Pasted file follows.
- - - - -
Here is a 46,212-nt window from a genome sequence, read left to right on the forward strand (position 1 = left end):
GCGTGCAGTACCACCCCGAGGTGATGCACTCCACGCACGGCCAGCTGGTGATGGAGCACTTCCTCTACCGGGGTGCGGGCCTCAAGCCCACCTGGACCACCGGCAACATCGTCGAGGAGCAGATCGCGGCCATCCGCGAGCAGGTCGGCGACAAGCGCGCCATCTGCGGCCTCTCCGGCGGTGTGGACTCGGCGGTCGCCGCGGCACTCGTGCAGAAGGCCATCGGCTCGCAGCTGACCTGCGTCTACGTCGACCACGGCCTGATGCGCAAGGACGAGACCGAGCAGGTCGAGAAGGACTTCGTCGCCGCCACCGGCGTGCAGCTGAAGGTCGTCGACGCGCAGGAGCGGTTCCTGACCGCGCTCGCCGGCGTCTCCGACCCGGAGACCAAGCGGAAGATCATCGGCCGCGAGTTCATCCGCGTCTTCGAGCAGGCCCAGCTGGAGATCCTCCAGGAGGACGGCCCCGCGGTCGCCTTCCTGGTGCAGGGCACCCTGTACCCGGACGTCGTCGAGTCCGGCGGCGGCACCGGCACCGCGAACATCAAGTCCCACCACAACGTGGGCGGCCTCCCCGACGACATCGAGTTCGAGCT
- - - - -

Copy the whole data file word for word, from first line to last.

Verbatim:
Here is a 46,212-nt window from a genome sequence, read left to right on the forward strand (position 1 = left end):
GCGTGCAGTACCACCCCGAGGTGATGCACTCCACGCACGGCCAGCTGGTGATGGAGCACTTCCTCTACCGGGGTGCGGGCCTCAAGCCCACCTGGACCACCGGCAACATCGTCGAGGAGCAGATCGCGGCCATCCGCGAGCAGGTCGGCGACAAGCGCGCCATCTGCGGCCTCTCCGGCGGTGTGGACTCGGCGGTCGCCGCGGCACTCGTGCAGAAGGCCATCGGCTCGCAGCTGACCTGCGTCTACGTCGACCACGGCCTGATGCGCAAGGACGAGACCGAGCAGGTCGAGAAGGACTTCGTCGCCGCCACCGGCGTGCAGCTGAAGGTCGTCGACGCGCAGGAGCGGTTCCTGACCGCGCTCGCCGGCGTCTCCGACCCGGAGACCAAGCGGAAGATCATCGGCCGCGAGTTCATCCGCGTCTTCGAGCAGGCCCAGCTGGAGATCCTCCAGGAGGACGGCCCCGCGGTCGCCTTCCTGGTGCAGGGCACCCTGTACCCGGACGTCGTCGAGTCCGGCGGCGGCACCGGCACCGCGAACATCAAGTCCCACCACAACGTGGGCGGCCTCCCCGACGACATCGAGTTCGAGCT